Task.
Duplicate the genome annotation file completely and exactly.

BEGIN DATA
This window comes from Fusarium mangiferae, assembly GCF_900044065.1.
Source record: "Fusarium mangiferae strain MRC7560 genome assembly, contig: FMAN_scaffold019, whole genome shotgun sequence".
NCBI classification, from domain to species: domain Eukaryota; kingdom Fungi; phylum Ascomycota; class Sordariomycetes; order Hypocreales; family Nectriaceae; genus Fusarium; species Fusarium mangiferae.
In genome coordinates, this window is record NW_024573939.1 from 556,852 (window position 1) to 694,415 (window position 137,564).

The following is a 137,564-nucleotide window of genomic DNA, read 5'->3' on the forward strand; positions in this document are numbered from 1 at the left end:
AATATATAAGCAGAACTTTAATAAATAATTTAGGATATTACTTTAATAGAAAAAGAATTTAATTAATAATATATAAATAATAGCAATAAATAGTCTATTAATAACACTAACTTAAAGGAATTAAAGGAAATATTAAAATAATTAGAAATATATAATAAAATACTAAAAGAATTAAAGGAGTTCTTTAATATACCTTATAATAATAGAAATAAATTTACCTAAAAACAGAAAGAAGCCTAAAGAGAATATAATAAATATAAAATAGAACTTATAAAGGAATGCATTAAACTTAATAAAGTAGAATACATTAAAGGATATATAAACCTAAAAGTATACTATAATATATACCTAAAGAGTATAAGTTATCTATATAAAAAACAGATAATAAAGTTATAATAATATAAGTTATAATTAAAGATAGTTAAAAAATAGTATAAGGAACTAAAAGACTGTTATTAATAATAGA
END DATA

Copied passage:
This window comes from Fusarium mangiferae, assembly GCF_900044065.1.
Source record: "Fusarium mangiferae strain MRC7560 genome assembly, contig: FMAN_scaffold019, whole genome shotgun sequence".
NCBI classification, from domain to species: domain Eukaryota; kingdom Fungi; phylum Ascomycota; class Sordariomycetes; order Hypocreales; family Nectriaceae; genus Fusarium; species Fusarium mangiferae.
In genome coordinates, this window is record NW_024573939.1 from 556,852 (window position 1) to 694,415 (window position 137,564).

The following is a 137,564-nucleotide window of genomic DNA, read 5'->3' on the forward strand; positions in this document are numbered from 1 at the left end:
AATATATAAGCAGAACTTTAATAAATAATTTAGGATATTACTTTAATAGAAAAAGAATTTAATTAATAATATATAAATAATAGCAATAAATAGTCTATTAATAACACTAACTTAAAGGAATTAAAGGAAATATTAAAATAATTAGAAATATATAATAAAATACTAAAAGAATTAAAGGAGTTCTTTAATATACCTTATAATAATAGAAATAAATTTACCTAAAAACAGAAAGAAGCCTAAAGAGAATATAATAAATATAAAATAGAACTTATAAAGGAATGCATTAAACTTAATAAAGTAGAATACATTAAAGGATATATAAACCTAAAAGTATACTATAATATATACCTAAAGAGTATAAGTTATCTATATAAAAAACAGATAATAAAGTTATAATAATATAAGTTATAATTAAAGATAGTTAAAAAATAGTATAAGGAACTAAAAGACTGTTATTAATAATAGA